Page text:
The hairy bear

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About The hairy bear

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    Honey in the summer air!
  • Birthday 08/28/1980

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    Many. A Song of Ice and Fire among them.

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  1. Perhaps Balon Greyjoy is not as stupid as it seems. After all, we only see him through Theon's POV and they are not close at all. I tend to think that Balon Greyjoy's primary motivation was vengeance from the siege of Pyke, where one of his sons was killed and another was taken away by the Starks. When Balon was brought in chains to Robert, no doubt Eddard was at his side. Perhaps, strict as Eddard is, he advocated for beheading Balon right there. And the North no doubt played an important part during the siege (Jorah being among the firsts to enter the breach, Old Nan's grandson bein killed,...) Meanwhile, Tywin seems to have kept a lower profile during the conflict. If Balon had been obsessed with revenge all those years and his priority was revenge, then attacking the North was not a bad decision. We have also to keep in mind that, while aiding Robb was the option that could give him the greater gain (since he would be the only one who would acknowledge his kingship), attacking him was also the least risky option. The North had no option to win the war alone, and had no fleet to strike back. After all, we should not discount the possibility that Balon negotiated with Tywin before the attack. ("Some wars are won with quills and ravens"). I can see that they could easily reach an agreement were Balon was allowed to keep his conquests in the Northern Western coast in exchange of acknowledging Joffrey as king, if he defeated Renly and Stannis.
  2. A simpler answer is that the North is just not worth the cost to invade it. It’s far too big to be conquered easily, and far too distant from the Southern seats of power to be controlled eithout leaving there your entire armies for years. And the reward would be scarce: no natural resources, no rich agriculture or farming, no strategic location,... From a Southern kingdom perspective it would make much more sense to try to conquer the Stepstones or one of the Free Cities.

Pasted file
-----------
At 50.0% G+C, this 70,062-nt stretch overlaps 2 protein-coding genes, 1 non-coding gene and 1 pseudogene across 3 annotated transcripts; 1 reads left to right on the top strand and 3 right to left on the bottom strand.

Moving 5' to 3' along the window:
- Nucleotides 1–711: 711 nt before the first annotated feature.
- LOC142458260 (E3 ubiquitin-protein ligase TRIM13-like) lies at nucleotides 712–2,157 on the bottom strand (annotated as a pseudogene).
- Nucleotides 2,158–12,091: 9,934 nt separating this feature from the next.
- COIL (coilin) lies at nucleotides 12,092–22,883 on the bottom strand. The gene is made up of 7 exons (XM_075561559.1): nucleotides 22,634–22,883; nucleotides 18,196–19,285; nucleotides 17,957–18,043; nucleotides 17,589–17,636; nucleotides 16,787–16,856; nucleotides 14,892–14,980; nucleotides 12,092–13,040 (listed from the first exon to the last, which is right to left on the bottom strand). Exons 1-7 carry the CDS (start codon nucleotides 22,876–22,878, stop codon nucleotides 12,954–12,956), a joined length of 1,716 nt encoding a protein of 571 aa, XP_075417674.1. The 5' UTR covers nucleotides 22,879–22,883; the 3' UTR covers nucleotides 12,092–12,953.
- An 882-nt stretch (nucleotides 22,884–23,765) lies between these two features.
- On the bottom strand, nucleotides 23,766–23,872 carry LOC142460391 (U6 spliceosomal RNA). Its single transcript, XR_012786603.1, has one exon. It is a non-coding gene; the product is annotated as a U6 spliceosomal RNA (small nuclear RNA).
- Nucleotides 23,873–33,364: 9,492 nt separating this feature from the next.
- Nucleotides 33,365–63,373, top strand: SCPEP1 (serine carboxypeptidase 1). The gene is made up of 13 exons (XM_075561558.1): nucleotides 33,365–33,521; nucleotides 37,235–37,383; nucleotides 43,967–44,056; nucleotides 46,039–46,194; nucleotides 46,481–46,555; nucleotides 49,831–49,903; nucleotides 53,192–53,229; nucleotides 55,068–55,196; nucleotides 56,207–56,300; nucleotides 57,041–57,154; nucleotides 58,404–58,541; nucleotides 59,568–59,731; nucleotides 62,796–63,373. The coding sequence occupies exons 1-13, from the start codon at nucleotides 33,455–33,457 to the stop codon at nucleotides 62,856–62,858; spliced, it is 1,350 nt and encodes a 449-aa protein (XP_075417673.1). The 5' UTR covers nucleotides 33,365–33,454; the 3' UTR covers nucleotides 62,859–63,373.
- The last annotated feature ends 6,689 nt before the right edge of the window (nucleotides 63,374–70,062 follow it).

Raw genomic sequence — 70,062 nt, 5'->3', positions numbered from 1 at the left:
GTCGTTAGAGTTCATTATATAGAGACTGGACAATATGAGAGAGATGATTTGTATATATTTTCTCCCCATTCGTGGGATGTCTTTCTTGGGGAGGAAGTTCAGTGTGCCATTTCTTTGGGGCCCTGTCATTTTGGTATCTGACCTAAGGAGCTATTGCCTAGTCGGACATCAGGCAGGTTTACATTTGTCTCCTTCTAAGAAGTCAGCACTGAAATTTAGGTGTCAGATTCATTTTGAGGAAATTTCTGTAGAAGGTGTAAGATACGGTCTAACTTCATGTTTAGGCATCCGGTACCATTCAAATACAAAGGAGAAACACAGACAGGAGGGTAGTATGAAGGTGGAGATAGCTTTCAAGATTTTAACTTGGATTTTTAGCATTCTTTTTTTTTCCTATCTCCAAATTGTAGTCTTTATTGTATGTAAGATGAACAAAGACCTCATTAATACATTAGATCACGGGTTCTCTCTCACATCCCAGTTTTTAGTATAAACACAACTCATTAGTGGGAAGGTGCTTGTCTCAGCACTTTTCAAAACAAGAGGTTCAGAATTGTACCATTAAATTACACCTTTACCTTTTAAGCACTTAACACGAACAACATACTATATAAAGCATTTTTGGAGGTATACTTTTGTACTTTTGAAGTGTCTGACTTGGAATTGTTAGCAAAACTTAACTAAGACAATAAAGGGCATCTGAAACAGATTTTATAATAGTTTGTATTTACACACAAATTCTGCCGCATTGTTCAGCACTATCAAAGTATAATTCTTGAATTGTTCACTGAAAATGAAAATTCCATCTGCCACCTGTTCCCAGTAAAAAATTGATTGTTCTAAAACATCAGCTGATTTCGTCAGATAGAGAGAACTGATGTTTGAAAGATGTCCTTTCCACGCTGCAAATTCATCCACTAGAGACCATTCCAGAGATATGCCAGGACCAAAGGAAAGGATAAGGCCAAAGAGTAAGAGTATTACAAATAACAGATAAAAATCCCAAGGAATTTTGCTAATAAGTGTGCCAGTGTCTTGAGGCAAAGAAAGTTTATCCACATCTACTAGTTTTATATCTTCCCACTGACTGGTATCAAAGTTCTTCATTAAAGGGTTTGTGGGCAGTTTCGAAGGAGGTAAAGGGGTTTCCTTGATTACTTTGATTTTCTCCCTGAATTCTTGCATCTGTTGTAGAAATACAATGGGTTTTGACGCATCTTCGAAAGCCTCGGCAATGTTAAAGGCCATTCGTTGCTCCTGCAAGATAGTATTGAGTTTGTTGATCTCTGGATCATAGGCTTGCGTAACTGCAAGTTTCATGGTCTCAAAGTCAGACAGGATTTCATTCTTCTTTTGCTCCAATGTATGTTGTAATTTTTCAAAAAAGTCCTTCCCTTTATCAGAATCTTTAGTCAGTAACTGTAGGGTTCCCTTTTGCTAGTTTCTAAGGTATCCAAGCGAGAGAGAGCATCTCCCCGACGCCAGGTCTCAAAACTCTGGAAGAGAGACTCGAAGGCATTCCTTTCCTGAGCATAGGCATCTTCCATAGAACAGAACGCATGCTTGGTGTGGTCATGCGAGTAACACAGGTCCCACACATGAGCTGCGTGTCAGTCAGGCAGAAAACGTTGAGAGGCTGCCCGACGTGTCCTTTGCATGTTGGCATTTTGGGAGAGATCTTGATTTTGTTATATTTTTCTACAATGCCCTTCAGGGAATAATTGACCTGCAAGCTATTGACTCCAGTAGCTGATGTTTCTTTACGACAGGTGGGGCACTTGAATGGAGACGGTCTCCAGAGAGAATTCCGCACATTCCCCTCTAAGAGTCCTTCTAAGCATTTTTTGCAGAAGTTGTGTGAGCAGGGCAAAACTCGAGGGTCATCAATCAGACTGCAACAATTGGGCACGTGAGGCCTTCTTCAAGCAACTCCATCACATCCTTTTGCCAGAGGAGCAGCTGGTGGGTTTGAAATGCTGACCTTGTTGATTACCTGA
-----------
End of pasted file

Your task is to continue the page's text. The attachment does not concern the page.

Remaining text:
3. It's very easy to criticize Ned in retrospective. We have inside knowledge from the thoughts of other POVs, and we know the actual outcomes from all his decisions. Eddard had been raised in the North and in the Vale of honorable Jon Arryn. Surely he had no experience dealing with people such as the nest of backstabbing adders of KL's court. But it's completely unfair to call him "biggest idiot in Westeros". The southern politicians probably wouldn't last much in a Northern court either. The causes of Ned's downfall were foremost that he arrived too late (war was already unavoidable), that his natural allies abandoned him (Robert and Stannis mainly), and that his adversaries had an incredible amount of luck. Because lets not forget that once Eddard had discovered Cersei's secret, her plan was only to trust that a sixteen year old gets Robert drunk, and that he gets killed hunting afterwards. Come on. She was extremely lucky, but that would only work one in a million times. We can't blame Eddard for that. That's not to say he didn't make mistakes. He did. But he was much more capable than people is giving him credit for. Letting Cersei know his plans was a risk, but remember than Ned wanted to avoid the murder of children at all costs, and we all know what Robert would have done once he knew. And it was not such a huge risk. As said before, Cersei was only saved due to an unlikely plan and tons of luck. And there's no way he could have left the girls home. Sansa was the king's fiancee: he had to be seen at court. This is getting really old. But let's repeat it again. 1.Cat tries to hide when she randomly meets Tyrion. It's only when she has been discovered that she decides to kidnap him. If she hadn't, Tyrion would have arrived at KL with the information that Cat had secretly been in KL. The Lannisters would obviously assume that Bran has awaken and that the Starks were about to strike. That would put Ned and the girls in terrible danger. At least she got a hostage. 2. You can't blame Ned with the fact that Lysa is nuts and in Littlefinger's pocket. It was reasonable to expect that Tyrion would remain in the Vale's custody for much more time. 3. False. He trusted Littlefinger before Cate even get there. And really, there wasn't much to choose from. Robert and Stannis abandoned him, Pycelle was a Lannister fanboy, and Varys was working for the Targaryen restoration. In retrospective we know that he should have joined forces with Renly, but... 4. You have your facts wrong again. The marriage of Sansa and Joffrey is Robert's idea, and he couldn't be refused. Catelyn didn't even want Eddard to take the girls with him at KL! (reread the chapter, it's from her POV). And Eddard himself realizes that he has to go to the capital to resolve the "murder mystery".